We frequently see the Seed Lot Technique referenced in the USP, literature publications, and conference presentations. I would like to take a few minutes to explore the technique in some detail.
The goals of the seed lot technique in our industries is three-fold:
1. To provide a method for generation of a working culture no more than 5 passages removed from the original stock from the national repository
2. To provide a method for generation of a pure culture for laboratory work
3. To provide a method for generation of a traceable culture for laboratory investigations
Let’s look at each of these goals separately.
The goal of “no more than 5 passages removed” is now pretty common in the compendia, but not so commonly provided are the details on exactly how to accomplish this. This explanation will rely on Figure 1 below.
In this design, the lyophilized culture is received, resuscitated and grown in broth. This growth step is the first passage removed from the national repository. The broth culture is then prepared for cryopreservation (see “Cryopreservation of Bacteria” by Liz Kerrigan that appeared in the February 2007 issue of PMF News). The prepared culture can be (should be) split into many different vials which are frozen individually. Standard techniques for this freezing step can be found from ASTM (1997). Note that the long-term viability of these cultures is not clear for all storage conditions. Therefore, viability checks should be run on standard strains annually.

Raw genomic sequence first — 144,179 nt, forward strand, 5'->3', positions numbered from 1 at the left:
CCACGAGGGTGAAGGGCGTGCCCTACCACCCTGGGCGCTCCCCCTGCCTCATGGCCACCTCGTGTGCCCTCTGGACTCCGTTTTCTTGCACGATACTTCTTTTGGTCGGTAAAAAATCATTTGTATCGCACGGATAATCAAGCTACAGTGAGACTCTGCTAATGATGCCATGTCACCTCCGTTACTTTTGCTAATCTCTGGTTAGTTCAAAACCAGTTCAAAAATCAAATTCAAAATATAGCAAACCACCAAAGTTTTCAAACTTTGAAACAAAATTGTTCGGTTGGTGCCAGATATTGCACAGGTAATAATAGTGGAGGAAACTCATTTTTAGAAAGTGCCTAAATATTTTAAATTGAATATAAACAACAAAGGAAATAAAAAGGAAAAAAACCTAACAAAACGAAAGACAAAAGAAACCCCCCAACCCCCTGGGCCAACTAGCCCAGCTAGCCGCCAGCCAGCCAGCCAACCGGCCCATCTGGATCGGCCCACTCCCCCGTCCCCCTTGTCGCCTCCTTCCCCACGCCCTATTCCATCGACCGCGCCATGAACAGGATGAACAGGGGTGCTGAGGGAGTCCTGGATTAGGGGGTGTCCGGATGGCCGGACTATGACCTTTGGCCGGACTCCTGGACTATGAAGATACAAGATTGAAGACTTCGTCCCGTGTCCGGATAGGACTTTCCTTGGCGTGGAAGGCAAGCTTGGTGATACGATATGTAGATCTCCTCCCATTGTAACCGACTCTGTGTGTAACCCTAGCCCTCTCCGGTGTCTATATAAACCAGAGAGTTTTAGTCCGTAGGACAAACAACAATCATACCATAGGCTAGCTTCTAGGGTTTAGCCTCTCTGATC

The next passage for the organism occurs when the frozen vial is removed and streaked on nutrient plates or tube slants. This second passage is acceptable for growth promotion studies, but there is evidence in the literature of the effect of inoculum preparation variables affecting results of some tests (see Boomfield 1995, Gilbert 1987, Orth 1989). If you wish to pass the cultures once (recommended for most tests) or twice more (recommended for the antimicrobial effectiveness test) you still are only 4 passages removed from the national repository strain.
An assumption of most QC microbiology assays is that we are working with a pure culture of the correct organism. We put media under incoming quarantine and release procedures, why shoulder not do the same for the challenge organisms we use (Sutton, 2007). This is, in fact, recommended by USP (USP, 2008). The best place to withdraw a sample for testing is at the first passage where you have a lab batch ready for cryopreservation. This should be tested by streaking for single colonies (see PMF Newsletter of December, 2006) and checking for purity of the culture, the identity of the microorganism, and confirmation that the new lot is the same strain as the ones previously used (genotypic methods?).
Having established the purity and identity of the batch grown and placed in cryopreservation, this state must be protected. Most of us can pull out the frozen vial, sterilize a loop and take a sample without contaminating that frozen vial. However, it is impossible to prove that we did not do that in a situation where contamination crept into the process at some point. It is therefore recommended to discard each frozen “Cryo” stock vial after sampling. Similarly, once a container along the chain (plate or slant tube) is sampled, that container should be considered contaminated and discarded. The purity of the inoculum should be confirmed from the inoculum preparation as the final check in this process.